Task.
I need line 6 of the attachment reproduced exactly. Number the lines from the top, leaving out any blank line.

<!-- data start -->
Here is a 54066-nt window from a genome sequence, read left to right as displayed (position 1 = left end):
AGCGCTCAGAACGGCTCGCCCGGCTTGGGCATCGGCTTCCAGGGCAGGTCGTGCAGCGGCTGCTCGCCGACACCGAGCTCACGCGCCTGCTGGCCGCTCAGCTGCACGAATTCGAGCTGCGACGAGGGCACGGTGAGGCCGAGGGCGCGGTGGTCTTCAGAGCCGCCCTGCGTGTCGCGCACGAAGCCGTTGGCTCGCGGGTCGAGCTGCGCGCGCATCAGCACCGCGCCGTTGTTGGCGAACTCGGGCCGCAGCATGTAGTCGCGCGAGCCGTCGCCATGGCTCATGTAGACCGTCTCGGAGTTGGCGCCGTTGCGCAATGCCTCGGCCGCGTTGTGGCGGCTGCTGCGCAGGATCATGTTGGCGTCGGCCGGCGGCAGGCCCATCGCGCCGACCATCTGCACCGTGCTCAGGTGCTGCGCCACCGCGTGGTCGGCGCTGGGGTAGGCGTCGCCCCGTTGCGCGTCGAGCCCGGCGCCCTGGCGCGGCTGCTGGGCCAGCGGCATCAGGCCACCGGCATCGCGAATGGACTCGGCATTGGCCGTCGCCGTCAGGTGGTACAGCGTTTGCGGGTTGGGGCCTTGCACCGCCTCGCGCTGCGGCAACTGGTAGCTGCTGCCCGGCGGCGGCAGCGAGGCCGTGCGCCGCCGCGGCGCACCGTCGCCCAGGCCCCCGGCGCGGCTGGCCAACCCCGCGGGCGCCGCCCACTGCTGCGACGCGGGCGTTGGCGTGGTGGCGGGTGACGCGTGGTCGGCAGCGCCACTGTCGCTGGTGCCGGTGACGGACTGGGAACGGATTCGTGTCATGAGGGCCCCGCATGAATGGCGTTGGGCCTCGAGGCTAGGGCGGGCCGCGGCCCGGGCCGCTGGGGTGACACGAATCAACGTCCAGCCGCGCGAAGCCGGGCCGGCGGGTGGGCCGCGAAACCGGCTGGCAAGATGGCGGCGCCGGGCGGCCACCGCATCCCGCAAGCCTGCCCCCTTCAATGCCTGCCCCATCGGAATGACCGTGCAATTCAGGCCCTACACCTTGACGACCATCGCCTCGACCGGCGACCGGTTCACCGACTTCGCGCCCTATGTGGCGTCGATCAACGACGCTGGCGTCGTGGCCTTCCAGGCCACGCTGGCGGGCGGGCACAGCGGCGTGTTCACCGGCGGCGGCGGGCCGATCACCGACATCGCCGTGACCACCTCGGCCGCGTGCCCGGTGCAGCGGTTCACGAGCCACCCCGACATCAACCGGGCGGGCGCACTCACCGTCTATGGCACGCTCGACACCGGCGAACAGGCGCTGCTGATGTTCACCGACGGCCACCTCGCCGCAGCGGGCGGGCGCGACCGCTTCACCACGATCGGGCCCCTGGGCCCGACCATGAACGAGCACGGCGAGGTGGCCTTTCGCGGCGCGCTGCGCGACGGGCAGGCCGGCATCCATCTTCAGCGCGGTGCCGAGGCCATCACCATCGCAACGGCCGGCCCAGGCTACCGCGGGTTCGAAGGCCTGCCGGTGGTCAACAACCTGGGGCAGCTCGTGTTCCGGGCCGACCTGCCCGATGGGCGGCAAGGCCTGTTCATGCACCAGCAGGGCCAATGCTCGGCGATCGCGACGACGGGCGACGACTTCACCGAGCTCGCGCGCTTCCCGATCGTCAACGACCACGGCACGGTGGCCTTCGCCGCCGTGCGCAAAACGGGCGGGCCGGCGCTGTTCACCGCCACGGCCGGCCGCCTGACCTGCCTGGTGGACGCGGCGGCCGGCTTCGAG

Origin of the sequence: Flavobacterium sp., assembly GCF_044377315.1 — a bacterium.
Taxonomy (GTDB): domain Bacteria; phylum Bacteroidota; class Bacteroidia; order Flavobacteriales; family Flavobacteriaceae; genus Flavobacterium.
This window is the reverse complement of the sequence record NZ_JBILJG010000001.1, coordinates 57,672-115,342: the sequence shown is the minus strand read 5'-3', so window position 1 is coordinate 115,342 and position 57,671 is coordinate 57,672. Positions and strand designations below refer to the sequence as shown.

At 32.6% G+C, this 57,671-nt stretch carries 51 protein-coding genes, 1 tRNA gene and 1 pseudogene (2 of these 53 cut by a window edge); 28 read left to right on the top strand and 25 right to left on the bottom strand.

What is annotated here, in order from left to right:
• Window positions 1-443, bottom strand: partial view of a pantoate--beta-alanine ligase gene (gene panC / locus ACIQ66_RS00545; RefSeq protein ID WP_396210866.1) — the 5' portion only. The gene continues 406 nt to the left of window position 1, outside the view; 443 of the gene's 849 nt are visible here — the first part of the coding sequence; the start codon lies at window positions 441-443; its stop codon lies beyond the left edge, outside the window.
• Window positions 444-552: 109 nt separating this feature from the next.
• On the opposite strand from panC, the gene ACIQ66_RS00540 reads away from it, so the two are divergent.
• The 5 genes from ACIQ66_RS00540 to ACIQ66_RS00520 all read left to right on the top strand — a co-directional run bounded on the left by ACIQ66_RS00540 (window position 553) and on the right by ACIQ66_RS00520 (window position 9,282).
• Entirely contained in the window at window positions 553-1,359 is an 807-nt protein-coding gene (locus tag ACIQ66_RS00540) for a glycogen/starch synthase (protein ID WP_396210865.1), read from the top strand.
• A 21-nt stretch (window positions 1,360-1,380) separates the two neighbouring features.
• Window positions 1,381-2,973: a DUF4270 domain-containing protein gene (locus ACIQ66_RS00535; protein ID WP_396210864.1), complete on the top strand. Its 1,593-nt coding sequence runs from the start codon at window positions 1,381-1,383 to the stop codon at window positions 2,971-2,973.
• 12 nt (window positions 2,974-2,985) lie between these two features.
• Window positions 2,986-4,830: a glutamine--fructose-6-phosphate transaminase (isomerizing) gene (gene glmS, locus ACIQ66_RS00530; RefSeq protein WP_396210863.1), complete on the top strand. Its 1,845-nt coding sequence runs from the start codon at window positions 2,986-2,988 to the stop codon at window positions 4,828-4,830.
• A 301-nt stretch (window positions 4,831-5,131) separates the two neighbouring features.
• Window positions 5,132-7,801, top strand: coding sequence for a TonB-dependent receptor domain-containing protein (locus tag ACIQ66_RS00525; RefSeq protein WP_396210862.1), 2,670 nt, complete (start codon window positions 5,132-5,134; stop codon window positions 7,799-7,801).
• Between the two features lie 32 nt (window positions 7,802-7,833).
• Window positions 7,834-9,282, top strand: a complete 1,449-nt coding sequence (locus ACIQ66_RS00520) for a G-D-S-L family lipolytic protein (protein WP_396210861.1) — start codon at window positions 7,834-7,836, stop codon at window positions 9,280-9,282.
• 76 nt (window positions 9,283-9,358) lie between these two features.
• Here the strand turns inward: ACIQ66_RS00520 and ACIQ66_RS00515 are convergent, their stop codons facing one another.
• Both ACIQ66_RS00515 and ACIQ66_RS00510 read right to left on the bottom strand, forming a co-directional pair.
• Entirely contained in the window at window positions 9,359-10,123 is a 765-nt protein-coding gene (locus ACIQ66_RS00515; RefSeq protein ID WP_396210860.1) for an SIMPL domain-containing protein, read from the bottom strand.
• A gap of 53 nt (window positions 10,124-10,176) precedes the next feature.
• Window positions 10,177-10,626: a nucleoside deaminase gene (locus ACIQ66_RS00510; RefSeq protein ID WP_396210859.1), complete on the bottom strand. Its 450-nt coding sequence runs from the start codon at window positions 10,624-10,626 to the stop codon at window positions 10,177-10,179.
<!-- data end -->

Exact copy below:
At 32.6% G+C, this 57,671-nt stretch carries 51 protein-coding genes, 1 tRNA gene and 1 pseudogene (2 of these 53 cut by a window edge); 28 read left to right on the top strand and 25 right to left on the bottom strand.